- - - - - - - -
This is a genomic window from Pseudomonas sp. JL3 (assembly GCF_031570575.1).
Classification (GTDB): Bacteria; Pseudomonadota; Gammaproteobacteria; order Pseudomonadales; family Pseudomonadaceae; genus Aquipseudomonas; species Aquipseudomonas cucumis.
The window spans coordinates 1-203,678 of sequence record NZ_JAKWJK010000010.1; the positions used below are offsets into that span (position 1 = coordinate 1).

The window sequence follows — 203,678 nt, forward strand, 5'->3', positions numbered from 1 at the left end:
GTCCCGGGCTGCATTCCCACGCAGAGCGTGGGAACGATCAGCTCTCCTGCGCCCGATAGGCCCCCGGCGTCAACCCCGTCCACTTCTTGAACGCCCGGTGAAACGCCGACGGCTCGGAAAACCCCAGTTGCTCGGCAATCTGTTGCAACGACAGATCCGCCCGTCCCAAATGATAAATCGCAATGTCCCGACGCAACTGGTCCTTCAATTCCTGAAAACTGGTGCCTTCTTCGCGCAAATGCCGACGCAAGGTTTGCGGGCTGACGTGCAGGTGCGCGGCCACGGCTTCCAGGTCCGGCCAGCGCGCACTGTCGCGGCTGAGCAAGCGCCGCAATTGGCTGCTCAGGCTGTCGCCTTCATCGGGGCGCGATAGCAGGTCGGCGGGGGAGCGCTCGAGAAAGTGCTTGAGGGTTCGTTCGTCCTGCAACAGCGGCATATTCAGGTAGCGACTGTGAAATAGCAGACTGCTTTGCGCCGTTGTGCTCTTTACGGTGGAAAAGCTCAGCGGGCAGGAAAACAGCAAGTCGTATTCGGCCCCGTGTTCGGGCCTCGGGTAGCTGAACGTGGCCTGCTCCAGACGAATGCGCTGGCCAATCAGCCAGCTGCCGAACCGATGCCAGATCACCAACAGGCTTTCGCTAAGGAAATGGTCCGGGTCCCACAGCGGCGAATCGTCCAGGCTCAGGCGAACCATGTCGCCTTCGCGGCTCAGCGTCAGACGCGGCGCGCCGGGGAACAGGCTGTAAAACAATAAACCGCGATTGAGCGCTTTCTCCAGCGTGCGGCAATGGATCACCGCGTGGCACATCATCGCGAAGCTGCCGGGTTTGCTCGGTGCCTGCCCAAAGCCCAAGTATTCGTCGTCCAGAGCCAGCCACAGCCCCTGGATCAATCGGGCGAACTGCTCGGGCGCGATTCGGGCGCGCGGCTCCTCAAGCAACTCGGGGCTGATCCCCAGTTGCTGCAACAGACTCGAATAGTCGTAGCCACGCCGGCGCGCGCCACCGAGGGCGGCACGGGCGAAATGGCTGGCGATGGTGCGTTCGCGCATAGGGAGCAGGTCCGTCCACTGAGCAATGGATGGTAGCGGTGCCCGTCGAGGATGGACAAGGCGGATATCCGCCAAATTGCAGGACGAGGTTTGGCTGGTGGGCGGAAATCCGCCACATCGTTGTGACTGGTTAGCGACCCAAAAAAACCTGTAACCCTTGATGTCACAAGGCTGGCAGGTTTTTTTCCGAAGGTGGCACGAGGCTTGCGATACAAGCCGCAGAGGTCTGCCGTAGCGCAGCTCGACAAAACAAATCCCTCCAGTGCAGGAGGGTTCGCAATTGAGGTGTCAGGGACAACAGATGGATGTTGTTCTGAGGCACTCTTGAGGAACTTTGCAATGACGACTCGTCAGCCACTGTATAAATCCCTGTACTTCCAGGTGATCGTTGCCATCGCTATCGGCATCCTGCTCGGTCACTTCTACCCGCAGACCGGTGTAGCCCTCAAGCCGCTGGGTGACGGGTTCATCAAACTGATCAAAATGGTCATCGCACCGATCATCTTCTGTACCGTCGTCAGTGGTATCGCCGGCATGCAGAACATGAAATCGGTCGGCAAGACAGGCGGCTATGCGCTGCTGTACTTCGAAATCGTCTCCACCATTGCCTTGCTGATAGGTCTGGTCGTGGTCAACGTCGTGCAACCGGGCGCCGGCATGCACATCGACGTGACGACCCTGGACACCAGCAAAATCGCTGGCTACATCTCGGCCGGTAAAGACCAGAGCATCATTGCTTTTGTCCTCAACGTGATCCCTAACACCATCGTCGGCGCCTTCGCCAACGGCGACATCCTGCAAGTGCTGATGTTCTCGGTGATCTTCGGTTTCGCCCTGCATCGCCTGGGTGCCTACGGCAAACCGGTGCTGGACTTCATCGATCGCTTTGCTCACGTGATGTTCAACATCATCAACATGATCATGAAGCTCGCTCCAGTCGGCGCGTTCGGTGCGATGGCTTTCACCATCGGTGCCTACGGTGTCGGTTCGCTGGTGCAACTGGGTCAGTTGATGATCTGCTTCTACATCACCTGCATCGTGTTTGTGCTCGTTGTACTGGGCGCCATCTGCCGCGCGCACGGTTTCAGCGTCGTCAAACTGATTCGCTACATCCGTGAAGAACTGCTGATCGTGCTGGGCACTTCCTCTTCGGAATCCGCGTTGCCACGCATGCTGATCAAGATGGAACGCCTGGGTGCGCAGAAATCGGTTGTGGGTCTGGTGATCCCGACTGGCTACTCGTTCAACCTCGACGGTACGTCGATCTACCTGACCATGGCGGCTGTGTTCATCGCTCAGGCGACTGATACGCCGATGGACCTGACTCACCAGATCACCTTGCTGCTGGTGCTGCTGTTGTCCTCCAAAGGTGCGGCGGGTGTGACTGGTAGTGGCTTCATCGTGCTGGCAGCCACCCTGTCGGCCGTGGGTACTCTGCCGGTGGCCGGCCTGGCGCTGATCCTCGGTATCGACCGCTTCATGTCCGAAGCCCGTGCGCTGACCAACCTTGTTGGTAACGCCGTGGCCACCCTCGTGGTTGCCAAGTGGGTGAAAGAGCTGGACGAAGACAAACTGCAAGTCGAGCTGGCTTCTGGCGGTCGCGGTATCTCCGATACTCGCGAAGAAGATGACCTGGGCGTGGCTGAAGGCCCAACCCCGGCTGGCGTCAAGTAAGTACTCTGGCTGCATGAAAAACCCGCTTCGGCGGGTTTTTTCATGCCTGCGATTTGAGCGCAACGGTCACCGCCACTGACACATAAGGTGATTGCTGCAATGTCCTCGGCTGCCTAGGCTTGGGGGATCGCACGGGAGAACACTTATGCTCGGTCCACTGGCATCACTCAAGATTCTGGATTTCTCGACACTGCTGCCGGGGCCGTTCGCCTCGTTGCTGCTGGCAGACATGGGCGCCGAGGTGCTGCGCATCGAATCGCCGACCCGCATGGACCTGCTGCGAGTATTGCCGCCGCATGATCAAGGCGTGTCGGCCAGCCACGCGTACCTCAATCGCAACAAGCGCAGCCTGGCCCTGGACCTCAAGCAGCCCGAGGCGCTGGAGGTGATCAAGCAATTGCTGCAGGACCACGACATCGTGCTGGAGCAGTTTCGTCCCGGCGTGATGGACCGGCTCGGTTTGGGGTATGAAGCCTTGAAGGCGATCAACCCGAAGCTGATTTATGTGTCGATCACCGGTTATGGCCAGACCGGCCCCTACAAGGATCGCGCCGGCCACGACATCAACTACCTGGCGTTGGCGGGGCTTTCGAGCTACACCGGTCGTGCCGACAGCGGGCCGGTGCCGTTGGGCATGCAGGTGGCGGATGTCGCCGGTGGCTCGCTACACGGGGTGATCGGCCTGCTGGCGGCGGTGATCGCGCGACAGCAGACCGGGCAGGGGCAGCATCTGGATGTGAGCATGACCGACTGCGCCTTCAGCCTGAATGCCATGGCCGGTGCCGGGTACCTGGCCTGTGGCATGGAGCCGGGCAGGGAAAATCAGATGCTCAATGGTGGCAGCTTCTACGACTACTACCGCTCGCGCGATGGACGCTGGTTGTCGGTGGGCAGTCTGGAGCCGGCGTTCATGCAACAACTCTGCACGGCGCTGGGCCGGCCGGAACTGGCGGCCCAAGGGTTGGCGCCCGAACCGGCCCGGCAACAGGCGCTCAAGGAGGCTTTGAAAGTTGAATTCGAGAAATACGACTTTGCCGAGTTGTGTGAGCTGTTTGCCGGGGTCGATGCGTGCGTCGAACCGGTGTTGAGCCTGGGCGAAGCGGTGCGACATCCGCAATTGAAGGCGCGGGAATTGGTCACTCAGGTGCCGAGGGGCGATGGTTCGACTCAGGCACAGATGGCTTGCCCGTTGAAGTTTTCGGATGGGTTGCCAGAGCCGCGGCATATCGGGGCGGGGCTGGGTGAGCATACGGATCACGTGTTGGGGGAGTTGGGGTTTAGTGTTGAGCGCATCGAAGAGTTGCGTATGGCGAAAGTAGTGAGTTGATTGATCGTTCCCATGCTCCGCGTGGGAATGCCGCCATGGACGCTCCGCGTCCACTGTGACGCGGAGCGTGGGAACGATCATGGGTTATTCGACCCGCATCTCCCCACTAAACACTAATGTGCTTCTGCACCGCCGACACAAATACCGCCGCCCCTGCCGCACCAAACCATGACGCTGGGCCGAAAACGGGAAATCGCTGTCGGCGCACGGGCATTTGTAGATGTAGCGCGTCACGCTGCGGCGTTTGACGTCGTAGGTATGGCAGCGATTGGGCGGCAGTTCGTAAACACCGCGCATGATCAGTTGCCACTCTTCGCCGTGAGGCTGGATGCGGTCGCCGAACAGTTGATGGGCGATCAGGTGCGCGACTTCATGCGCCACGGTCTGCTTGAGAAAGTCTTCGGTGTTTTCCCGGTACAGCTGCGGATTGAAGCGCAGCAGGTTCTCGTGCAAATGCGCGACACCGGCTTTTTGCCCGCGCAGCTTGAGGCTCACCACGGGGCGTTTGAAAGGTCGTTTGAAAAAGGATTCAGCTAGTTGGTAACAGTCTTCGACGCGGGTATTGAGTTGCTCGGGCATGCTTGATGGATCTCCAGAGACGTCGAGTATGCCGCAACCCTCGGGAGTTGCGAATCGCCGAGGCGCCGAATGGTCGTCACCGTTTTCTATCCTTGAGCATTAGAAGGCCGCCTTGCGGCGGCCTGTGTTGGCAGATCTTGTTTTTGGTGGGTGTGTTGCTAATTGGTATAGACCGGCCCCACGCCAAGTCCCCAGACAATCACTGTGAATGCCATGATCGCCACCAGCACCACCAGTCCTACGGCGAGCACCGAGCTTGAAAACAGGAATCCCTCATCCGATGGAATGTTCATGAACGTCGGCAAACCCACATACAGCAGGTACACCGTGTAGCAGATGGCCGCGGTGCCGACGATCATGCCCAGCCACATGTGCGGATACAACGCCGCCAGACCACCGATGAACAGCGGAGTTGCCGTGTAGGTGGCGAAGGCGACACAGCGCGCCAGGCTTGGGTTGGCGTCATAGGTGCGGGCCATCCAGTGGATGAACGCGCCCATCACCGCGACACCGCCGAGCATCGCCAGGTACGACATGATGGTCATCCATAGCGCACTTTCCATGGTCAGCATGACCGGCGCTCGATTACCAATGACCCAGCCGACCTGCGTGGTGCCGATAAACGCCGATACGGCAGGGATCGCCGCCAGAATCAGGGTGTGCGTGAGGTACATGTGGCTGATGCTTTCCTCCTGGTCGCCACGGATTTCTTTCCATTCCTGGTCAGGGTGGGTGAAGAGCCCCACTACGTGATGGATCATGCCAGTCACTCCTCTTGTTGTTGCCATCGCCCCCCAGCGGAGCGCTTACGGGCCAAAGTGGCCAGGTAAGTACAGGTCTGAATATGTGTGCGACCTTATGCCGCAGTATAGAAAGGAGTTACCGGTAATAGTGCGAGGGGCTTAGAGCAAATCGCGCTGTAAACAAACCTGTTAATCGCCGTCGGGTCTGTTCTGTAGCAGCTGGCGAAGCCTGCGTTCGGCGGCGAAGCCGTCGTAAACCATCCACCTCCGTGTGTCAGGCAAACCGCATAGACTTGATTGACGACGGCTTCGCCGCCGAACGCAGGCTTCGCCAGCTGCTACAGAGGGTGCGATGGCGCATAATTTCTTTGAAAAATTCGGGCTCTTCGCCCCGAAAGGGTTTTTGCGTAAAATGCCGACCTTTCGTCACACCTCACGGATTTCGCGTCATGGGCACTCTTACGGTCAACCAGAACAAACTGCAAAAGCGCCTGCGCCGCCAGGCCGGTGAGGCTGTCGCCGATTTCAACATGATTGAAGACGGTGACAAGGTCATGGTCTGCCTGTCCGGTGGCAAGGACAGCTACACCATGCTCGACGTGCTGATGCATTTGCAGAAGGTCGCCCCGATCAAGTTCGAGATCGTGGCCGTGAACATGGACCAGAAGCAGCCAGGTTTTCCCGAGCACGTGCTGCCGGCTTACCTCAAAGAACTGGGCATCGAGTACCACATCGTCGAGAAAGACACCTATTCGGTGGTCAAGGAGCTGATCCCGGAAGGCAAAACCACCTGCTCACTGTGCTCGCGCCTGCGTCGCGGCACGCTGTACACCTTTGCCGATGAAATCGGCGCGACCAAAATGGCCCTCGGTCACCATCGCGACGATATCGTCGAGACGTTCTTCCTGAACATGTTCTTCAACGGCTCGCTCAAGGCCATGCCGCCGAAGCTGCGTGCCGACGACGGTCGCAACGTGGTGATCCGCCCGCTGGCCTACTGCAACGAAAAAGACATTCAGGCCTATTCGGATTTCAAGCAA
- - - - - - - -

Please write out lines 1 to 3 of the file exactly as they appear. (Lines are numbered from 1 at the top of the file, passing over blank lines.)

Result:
This is a genomic window from Pseudomonas sp. JL3 (assembly GCF_031570575.1).
Classification (GTDB): Bacteria; Pseudomonadota; Gammaproteobacteria; order Pseudomonadales; family Pseudomonadaceae; genus Aquipseudomonas; species Aquipseudomonas cucumis.
The window spans coordinates 1-203,678 of sequence record NZ_JAKWJK010000010.1; the positions used below are offsets into that span (position 1 = coordinate 1).